In chapter 2, O’Hanlon revisits the Senkaku/Diaoyu islands, Taiwan, and Baltic scenarios to articulate how great power conflict in those regions might evolve. He describes a hypothetical attack on the Senkaku islands as a disguised Chinese military rescue of fishermen near the islands and sets the scenario for US defense of Taiwan with Chinese initiation of a blockade. O’Hanlon characterizes the Russian invasion into a small slice of the Baltic states as a way to protect fellow Russian-speakers. In the three scenarios, Chinese and Russian actions are seemingly designed to gauge the level of US response. In all cases, O’Hanlon projects a large-scale US and allied response as part of his plausible scenarios and provides great detail regarding air, land, naval, and support requirements to satisfy the military commitment. He brings into focus strategic consequences of this type of response. O’Hanlon presents an escalatory progression stimulated by introduction of large force numbers into these regions and shows how a limited conflict could translate into anti-satellite or anti-infrastructure attacks with nuclear weapons.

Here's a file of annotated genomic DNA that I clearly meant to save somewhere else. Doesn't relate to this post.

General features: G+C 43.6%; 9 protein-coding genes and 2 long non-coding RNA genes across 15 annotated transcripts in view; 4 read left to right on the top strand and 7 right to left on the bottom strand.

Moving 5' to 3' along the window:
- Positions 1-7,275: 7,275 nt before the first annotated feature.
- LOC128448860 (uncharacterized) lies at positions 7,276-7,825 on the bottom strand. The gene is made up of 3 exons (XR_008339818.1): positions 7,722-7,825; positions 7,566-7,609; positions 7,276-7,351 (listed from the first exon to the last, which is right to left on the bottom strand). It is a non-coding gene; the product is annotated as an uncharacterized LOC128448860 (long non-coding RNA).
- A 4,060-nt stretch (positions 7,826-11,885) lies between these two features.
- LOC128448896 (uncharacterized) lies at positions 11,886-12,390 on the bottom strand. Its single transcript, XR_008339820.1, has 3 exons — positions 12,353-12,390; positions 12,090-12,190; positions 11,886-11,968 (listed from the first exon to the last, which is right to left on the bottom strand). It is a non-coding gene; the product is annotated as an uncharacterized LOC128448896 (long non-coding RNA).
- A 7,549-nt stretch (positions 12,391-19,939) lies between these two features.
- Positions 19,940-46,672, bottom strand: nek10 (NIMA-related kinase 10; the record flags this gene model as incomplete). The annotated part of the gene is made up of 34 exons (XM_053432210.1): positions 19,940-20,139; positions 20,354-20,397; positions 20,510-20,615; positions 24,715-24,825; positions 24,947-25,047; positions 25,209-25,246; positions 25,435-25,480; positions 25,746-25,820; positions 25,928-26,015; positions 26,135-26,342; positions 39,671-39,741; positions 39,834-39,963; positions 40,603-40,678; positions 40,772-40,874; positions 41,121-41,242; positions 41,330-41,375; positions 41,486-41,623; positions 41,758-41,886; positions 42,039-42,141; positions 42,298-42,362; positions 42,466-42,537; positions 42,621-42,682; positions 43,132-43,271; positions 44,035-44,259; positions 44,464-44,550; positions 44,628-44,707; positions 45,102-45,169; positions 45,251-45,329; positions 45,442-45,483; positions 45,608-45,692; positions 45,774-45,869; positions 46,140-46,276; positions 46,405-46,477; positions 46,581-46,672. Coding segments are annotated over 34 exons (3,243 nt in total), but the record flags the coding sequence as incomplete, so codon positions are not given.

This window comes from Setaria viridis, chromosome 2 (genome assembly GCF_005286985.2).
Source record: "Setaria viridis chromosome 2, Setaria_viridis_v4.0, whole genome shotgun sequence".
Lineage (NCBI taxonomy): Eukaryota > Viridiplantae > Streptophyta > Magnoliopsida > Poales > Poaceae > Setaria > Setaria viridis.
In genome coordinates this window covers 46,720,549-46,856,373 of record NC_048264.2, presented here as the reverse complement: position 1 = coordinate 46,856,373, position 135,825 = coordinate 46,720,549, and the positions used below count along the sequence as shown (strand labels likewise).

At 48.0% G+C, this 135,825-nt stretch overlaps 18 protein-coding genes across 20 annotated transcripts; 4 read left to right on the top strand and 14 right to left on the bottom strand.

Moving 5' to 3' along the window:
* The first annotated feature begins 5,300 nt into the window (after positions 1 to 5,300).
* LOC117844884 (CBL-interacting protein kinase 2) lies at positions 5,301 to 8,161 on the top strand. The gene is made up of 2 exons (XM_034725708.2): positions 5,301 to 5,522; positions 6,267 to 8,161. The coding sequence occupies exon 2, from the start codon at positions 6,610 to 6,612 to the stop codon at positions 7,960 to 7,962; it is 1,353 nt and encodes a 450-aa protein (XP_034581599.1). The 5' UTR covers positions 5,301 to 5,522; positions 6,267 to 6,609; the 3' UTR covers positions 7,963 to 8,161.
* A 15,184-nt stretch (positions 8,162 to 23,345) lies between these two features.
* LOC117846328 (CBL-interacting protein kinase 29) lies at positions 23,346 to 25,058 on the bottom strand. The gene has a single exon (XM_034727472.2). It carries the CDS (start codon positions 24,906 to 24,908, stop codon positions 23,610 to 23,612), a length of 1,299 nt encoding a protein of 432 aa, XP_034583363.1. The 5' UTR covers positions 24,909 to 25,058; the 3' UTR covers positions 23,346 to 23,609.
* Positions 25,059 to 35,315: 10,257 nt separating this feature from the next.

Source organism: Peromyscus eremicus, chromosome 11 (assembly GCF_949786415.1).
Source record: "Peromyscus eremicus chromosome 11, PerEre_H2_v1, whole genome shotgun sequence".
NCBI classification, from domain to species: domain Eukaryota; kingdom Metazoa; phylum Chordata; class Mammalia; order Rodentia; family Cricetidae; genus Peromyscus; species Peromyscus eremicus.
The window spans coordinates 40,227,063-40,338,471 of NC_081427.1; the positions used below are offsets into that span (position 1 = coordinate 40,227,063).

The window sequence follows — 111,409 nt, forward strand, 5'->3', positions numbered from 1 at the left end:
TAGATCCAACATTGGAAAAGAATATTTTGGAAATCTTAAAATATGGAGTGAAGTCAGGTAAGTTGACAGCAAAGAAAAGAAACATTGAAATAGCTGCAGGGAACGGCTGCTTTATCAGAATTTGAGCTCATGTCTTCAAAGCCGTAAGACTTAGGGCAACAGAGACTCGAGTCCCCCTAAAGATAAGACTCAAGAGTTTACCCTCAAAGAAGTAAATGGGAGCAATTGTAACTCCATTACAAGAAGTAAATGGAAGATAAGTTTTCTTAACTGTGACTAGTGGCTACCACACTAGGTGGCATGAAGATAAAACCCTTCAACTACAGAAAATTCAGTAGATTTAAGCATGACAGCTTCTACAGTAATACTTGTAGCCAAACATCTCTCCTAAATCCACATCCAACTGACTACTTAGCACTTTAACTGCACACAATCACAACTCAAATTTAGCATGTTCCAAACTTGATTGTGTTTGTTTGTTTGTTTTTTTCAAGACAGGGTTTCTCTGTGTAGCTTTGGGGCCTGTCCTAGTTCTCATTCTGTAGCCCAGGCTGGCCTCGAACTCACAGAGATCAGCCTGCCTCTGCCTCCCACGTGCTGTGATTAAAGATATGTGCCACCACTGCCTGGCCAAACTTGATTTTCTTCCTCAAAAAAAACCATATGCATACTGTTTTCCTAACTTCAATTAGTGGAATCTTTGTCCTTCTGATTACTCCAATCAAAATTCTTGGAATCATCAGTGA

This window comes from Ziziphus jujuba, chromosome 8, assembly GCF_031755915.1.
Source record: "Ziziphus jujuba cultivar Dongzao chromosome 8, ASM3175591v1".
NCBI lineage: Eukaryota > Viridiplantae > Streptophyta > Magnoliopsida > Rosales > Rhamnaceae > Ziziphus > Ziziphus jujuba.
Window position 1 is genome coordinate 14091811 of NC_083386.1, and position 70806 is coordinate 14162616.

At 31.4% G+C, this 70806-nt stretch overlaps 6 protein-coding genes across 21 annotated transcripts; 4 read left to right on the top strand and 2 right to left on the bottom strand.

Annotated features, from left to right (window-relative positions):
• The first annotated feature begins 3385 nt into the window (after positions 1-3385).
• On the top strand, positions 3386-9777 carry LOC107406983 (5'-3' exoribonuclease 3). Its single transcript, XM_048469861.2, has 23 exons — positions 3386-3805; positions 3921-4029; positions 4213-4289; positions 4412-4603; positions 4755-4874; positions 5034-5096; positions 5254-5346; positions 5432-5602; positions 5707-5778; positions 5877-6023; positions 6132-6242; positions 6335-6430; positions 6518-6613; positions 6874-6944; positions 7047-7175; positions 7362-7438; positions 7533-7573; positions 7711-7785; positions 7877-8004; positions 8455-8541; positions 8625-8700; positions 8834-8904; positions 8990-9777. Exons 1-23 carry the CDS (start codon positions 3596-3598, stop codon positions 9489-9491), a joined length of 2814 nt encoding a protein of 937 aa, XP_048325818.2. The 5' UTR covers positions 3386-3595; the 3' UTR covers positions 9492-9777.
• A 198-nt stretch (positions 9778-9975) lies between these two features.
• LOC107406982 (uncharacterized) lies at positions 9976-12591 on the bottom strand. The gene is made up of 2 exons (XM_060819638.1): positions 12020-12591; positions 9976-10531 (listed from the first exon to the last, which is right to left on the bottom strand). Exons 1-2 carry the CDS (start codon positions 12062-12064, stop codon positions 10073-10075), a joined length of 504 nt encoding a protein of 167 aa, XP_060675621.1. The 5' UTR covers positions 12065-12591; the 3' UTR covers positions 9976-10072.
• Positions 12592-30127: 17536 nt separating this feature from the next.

In chapter 3, O’Hanlon replays all three scenarios as they might take place in the year 2040. O’Hanlon analyzes differences in relative gross domestic product and defense spending among the United States, China, and Russia and forecasts parity in technology among the three great powers. Applying current US defense policy and force structure to 2040, he asserts that the scenario outcomes might be even more dangerous. While some technologies, such as maritime propulsion and ground vehicles, will not greatly improve, the author projects that leaps in computing and robotics will significantly alter the sensor-shooter paradigm and place less revolutionary technology at a greater disadvantage. O’Hanlon captures evidence of this evolution in military technology in two appendices. In appendix 1, he shows results of his research on the evolution of military technology from 2000 to 2020 to illustrate developmental differences in various technologies. Appendix 2 applies lessons learned from his previous research to forecast a projection in military technological evolution from 2020 to 2040. O’Hanlon uses this evidence to support a strategy applying proportionate levels of military denial and economic punishment.